Sadly, pressure for a boycott of next month’s Commonwealth Heads of Government summit in Sri Lanka is gathering significant momentum. India’s Prime Minister, Manmohan Singh, is now considering joining the campaign to stay away. The campaign has been spearheaded by Canadian Prime Minister Stephen Harper over Colombo’s alleged human rights abuses.
British Prime Minister David Cameron is also under pressure not to go, following a demand by the House of Commons’ all-party Foreign Affairs Committee. Tony Abbott should ignore the clamour whipped up by the well-organised Tamil diaspora and maintain the firm opposition to a boycott he expressed after meeting Mr Harper at the APEC summit. Legitimate concerns do exist about human rights in Sri Lanka. That is hardly surprising after a civil war of exceptional brutality that lasted 30 years and saw 100,000 civilians killed. But the process of reconciliation, now demonstrably under way, would be seriously impaired by a boycott of what will be the biggest international event held in Sri Lanka since the 1976 Non-Aligned Summit. The Tamils inevitably would be blamed by the Sinhala majority for any failure, with potentially dire consequences.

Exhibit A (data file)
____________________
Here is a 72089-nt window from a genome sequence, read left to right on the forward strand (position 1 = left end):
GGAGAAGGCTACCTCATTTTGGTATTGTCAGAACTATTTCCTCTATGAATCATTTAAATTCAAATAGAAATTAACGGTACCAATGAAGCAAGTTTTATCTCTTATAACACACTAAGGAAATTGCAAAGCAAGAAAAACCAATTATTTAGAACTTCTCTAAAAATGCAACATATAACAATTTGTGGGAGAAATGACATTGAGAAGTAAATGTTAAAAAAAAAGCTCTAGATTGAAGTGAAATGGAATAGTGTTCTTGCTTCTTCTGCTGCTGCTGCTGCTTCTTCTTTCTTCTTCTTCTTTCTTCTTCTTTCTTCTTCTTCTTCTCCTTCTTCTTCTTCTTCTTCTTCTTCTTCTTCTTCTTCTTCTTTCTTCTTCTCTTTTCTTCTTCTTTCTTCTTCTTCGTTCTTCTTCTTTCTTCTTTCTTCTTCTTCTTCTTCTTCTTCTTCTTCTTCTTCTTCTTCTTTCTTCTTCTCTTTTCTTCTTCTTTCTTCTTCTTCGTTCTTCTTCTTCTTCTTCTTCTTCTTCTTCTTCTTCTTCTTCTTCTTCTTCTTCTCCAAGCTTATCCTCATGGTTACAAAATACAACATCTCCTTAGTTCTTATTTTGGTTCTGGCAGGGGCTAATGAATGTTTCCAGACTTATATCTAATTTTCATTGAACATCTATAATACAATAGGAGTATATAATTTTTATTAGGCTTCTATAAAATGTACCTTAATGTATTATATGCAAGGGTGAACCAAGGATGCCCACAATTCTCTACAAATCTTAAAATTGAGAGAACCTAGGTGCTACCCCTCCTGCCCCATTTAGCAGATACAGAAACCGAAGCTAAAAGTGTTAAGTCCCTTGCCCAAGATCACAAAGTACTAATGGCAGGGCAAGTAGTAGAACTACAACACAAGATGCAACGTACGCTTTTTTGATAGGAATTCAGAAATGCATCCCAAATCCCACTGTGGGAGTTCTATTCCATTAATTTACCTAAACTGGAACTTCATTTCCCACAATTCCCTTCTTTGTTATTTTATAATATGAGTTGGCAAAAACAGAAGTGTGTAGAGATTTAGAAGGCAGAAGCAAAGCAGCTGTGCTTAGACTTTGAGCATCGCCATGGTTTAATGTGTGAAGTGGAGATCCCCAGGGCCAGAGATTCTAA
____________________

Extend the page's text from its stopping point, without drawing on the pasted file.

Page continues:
What Sri Lanka needs is more of the Tamil participation seen in the successful provincial elections just held in what was the war’s main fighting zone – with a remarkable 68 per cent voter turnout and the main Tamil party, the Tamil National Alliance, winning 30 of the 36 seats. Increasingly, the Tamil diaspora – especially in Canada, which has the largest Tamil community outside Sri Lanka – seems at odds with the Tamils at home, whose priorities are reconciliation and reconstruction, not retribution. Australia’s interests would be best served by assisting that process, not in contributing to communal tensions, which would be the likely consequence of a CHOGM boycott. Stability and an assured place for Tamils in a prosperous and peaceful Sri Lanka would also cut the ground from under people-smugglers bringing asylum-seekers across the Indian Ocean. And it would make it easier for our government to hasten the repatriation of Sri Lankans already here.
Mr Harper has sacrificed his place in a major forum with the potential to exert real influence on Colombo. Dr Singh and Mr Cameron should not follow him. Sri Lanka needs assistance on reconciliation, not isolation. (The Australian)